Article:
Be Here Now: How Major Surgery Changed My Outlook

I grew up in a family that strongly believes in the concept “be here now,” a saying from spiritual teacher Ram Dass, and though my family isn’t a religious one, it still resonates deeply with us.

It was January 2012, and over the past three months I'd developed a severe cough—similar to what one gets after a three-pack-a-day habit. In those 12 weeks my general practitioner had diagnosed me with bronchitis and pneumonia, and prescribed three medications and inhalers, none of which did anything for me. My mom, like any incredible Jewish mother, kept mentioning that it was time to call the doctor for further review.

So there I was, 27 years young, calling my doctor, being referred to a pulmonologist, and scheduling a very terrifying appointment. After a full day at NYU with my mother, we received the results of my X-ray and breathing test, both of which showed up fine. At that moment, she thought it was over, that nothing was really wrong. I, however, could feel that that wasn’t the case.

I woke up the next day to a phone call from my pulmonologist asking me if I was sitting down, if my parents were with me. This isn’t a good sign, I thought. My parents were at the gym and I couldn’t reach them. I asked her to give me the news, and the doctor said, “Harper, we found a very large cyst in your lung. It’s not cancerous but it’s really big and needs to be removed. You need to have surgery.” Later that night, my parents and I tried to comprehend the magnitude of all this.

Shock turned to focus, the phone calls began, and we rushed to get a second opinion. It took several consultations, including a trip to the National Institute of Health in Maryland, to determine if surgery was the right move for me, my body, and my life. It turned out I had aspergillus (a fungus in my lung), and the operation would result in the removal of ¼ of my lung.

The cards, cupcakes, flowers, teddy bears, emails, calls, texts, and more came crashing in pre- and post-surgery. It was almost overwhelming, but in the best way possible. I was fighting this newfound role as “the sick person,” but welcomed the outpouring of love and support that came with it.

Several weeks after my surgery, the cards dwindled, the emails stopped overflowing my inbox, and my cell phone sat relatively silent. “The sick person” had recovered, or at least hadn’t gotten worse. It’s nobody’s fault, but the large amount of support I experienced left as quickly as it came, and that was hard to process.

On top of everything, I didn’t even know what I wanted. At times I wanted the spotlight on myself, while at others I wanted to hide in my apartment. Some people in my life understood these waves of emotions and fought alongside me, knowing I was going through something bigger than me, them, or us. Others didn’t fare as well, and sadly the cracks in those relationships were revealed. I hold no hard feelings, but I do have a greater sense of who will really be there for me. Unconditionally.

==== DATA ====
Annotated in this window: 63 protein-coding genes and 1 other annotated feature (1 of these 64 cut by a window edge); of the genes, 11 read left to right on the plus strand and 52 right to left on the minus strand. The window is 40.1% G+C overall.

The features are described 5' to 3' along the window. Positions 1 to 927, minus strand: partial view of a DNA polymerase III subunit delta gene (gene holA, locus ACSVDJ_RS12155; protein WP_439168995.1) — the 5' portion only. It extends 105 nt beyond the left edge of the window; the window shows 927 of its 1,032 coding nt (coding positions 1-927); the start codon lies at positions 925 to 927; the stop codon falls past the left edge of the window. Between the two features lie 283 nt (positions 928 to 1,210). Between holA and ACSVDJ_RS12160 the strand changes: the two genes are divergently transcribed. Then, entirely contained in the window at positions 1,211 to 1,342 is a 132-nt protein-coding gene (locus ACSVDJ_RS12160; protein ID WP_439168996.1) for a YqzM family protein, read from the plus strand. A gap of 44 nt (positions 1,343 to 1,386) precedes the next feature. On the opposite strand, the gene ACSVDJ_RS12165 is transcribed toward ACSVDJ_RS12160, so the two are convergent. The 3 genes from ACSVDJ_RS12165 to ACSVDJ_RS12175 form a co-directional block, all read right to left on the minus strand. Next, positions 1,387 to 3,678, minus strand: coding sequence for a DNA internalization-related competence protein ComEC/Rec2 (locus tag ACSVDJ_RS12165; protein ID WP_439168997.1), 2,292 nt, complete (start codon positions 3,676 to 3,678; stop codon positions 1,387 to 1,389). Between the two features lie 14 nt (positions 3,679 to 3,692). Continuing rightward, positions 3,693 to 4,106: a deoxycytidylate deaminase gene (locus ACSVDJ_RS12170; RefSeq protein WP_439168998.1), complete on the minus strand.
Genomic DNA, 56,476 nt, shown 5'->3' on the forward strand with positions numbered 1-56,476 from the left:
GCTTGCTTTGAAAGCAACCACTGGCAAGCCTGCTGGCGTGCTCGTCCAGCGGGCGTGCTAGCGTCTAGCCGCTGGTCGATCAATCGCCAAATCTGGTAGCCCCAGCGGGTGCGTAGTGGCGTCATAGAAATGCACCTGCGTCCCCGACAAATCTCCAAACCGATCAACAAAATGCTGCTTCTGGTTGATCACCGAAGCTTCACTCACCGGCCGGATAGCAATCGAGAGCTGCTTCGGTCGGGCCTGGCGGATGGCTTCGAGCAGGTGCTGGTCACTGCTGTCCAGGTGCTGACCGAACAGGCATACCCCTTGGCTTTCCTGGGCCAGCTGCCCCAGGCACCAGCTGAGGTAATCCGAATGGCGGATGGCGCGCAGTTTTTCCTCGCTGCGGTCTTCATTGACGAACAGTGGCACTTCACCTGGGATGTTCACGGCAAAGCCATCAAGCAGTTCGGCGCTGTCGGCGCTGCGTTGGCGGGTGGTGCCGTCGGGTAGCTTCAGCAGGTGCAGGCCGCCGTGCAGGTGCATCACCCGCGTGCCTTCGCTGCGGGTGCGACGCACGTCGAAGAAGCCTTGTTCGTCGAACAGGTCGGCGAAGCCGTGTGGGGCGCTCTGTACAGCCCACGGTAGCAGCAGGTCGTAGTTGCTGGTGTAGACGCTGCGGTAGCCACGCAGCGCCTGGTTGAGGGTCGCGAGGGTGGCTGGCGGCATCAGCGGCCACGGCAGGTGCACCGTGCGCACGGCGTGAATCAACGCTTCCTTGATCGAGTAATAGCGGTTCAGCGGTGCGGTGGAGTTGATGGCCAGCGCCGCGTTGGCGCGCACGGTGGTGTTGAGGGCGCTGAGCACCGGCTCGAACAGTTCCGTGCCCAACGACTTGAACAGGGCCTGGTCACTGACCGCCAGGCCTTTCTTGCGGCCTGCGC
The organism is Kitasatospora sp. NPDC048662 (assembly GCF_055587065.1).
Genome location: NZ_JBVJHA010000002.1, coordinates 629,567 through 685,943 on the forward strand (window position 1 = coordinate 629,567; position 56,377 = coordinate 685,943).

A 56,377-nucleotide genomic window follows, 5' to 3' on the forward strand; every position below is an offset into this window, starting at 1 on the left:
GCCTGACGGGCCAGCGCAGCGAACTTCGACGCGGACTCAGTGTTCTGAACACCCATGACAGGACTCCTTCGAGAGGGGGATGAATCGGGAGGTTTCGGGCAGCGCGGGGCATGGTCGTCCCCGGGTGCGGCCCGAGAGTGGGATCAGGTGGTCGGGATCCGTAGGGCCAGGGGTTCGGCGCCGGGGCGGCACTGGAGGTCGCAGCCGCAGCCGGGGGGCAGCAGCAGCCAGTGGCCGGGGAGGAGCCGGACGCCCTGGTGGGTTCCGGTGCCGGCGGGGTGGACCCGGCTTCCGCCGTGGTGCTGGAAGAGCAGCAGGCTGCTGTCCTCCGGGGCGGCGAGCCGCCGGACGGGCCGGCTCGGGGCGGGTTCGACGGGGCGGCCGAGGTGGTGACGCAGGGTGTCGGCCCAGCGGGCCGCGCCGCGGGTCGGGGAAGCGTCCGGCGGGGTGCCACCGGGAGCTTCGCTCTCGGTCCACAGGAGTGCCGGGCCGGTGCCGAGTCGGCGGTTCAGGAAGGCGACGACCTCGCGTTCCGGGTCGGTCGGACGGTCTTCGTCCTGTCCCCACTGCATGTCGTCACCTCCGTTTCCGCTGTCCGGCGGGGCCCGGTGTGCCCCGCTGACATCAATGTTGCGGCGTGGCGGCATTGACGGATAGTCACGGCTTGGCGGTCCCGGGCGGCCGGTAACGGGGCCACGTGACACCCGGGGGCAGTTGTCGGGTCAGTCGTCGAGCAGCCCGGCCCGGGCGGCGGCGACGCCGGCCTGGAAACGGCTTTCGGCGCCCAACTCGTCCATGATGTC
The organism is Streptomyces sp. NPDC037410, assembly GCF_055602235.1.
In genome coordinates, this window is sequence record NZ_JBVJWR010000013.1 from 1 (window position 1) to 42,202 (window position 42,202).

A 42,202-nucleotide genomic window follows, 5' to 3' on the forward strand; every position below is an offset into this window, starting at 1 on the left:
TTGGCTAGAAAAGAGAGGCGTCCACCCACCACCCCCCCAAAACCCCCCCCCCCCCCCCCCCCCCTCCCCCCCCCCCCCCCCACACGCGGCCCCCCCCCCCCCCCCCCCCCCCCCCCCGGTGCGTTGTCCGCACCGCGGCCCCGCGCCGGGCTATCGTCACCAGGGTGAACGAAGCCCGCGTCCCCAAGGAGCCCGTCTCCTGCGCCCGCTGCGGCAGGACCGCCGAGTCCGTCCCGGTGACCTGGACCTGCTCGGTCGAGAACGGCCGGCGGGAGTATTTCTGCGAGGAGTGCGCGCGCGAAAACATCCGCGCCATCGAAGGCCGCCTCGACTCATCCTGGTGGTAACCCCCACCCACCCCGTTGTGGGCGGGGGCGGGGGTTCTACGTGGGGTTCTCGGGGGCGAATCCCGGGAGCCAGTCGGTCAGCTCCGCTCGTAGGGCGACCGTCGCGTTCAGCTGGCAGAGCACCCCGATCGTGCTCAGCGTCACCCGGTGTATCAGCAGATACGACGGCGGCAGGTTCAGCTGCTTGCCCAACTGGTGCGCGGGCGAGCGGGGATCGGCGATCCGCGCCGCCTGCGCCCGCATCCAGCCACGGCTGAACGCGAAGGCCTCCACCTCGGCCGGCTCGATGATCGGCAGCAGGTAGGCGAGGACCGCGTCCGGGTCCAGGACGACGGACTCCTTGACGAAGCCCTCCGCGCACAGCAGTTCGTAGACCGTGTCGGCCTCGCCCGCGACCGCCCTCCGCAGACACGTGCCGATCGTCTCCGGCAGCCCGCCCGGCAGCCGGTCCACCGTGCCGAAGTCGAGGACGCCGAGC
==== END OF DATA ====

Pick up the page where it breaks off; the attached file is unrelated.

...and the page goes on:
A year later and I’m almost fully recovered. I’ve learned to listen to my body instead of dismissing its warnings. Several months prior to seeing my pulmonologist I rejected my body and its alerts. Today I stand proud, with an eight-inch scar down my back, confident that I’ll never write off my body again. At the first event at my current job, one of the speakers said, “Take care of your body, it’s the only place you have to live.” That stuck with me. Sure, I’ll give in to that late-night slice of pizza or extra glass of wine every now and then, but I know where my body’s boundaries are today, and I know how to make this home of mine the best environment possible for me.

Two of my best friends and I went away on a yoga retreat at The Garden a few weeks ago and I was met with delicious healthy food, inspiring classes, and a deeper connection with myself. I was removed from my phone and nonstop thoughts, and transplanted to the right here, right now. This presence is as crucial to my ongoing recovery and wellness as the sensible food plan I’ve started.

“Be here now,” and, “Everything happens for a reason,” I can’t help but think. They both ring true, and they've both brought me to this place I write from today: one filled with happiness, health, and optimism.

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